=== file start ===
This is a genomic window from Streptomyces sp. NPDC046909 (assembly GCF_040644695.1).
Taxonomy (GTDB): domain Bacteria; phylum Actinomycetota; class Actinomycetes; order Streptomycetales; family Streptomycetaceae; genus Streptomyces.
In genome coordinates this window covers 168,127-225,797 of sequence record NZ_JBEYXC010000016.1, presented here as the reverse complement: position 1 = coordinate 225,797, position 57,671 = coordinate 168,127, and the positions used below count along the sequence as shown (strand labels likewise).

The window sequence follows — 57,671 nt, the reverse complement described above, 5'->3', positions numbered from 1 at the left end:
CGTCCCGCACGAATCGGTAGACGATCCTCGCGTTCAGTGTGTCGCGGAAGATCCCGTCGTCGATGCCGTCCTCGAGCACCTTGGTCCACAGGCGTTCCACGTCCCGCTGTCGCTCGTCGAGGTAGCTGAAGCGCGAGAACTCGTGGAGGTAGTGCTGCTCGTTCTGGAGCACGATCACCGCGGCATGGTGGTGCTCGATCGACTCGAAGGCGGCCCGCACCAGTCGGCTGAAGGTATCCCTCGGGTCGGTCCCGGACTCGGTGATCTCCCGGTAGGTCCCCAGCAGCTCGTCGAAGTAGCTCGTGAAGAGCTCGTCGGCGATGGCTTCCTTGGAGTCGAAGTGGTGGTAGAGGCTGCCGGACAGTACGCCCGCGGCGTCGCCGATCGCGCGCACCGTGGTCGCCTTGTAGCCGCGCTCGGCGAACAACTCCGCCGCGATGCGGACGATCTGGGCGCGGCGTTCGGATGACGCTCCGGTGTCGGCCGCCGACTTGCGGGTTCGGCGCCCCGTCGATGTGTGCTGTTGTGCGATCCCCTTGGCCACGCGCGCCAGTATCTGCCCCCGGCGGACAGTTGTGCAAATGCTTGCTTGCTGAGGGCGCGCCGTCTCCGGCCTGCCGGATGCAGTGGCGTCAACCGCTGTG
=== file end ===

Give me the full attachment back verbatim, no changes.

This is a genomic window from Streptomyces sp. NPDC046909 (assembly GCF_040644695.1).
Taxonomy (GTDB): domain Bacteria; phylum Actinomycetota; class Actinomycetes; order Streptomycetales; family Streptomycetaceae; genus Streptomyces.
In genome coordinates this window covers 168,127-225,797 of sequence record NZ_JBEYXC010000016.1, presented here as the reverse complement: position 1 = coordinate 225,797, position 57,671 = coordinate 168,127, and the positions used below count along the sequence as shown (strand labels likewise).

The window sequence follows — 57,671 nt, the reverse complement described above, 5'->3', positions numbered from 1 at the left end:
CGTCCCGCACGAATCGGTAGACGATCCTCGCGTTCAGTGTGTCGCGGAAGATCCCGTCGTCGATGCCGTCCTCGAGCACCTTGGTCCACAGGCGTTCCACGTCCCGCTGTCGCTCGTCGAGGTAGCTGAAGCGCGAGAACTCGTGGAGGTAGTGCTGCTCGTTCTGGAGCACGATCACCGCGGCATGGTGGTGCTCGATCGACTCGAAGGCGGCCCGCACCAGTCGGCTGAAGGTATCCCTCGGGTCGGTCCCGGACTCGGTGATCTCCCGGTAGGTCCCCAGCAGCTCGTCGAAGTAGCTCGTGAAGAGCTCGTCGGCGATGGCTTCCTTGGAGTCGAAGTGGTGGTAGAGGCTGCCGGACAGTACGCCCGCGGCGTCGCCGATCGCGCGCACCGTGGTCGCCTTGTAGCCGCGCTCGGCGAACAACTCCGCCGCGATGCGGACGATCTGGGCGCGGCGTTCGGATGACGCTCCGGTGTCGGCCGCCGACTTGCGGGTTCGGCGCCCCGTCGATGTGTGCTGTTGTGCGATCCCCTTGGCCACGCGCGCCAGTATCTGCCCCCGGCGGACAGTTGTGCAAATGCTTGCTTGCTGAGGGCGCGCCGTCTCCGGCCTGCCGGATGCAGTGGCGTCAACCGCTGTG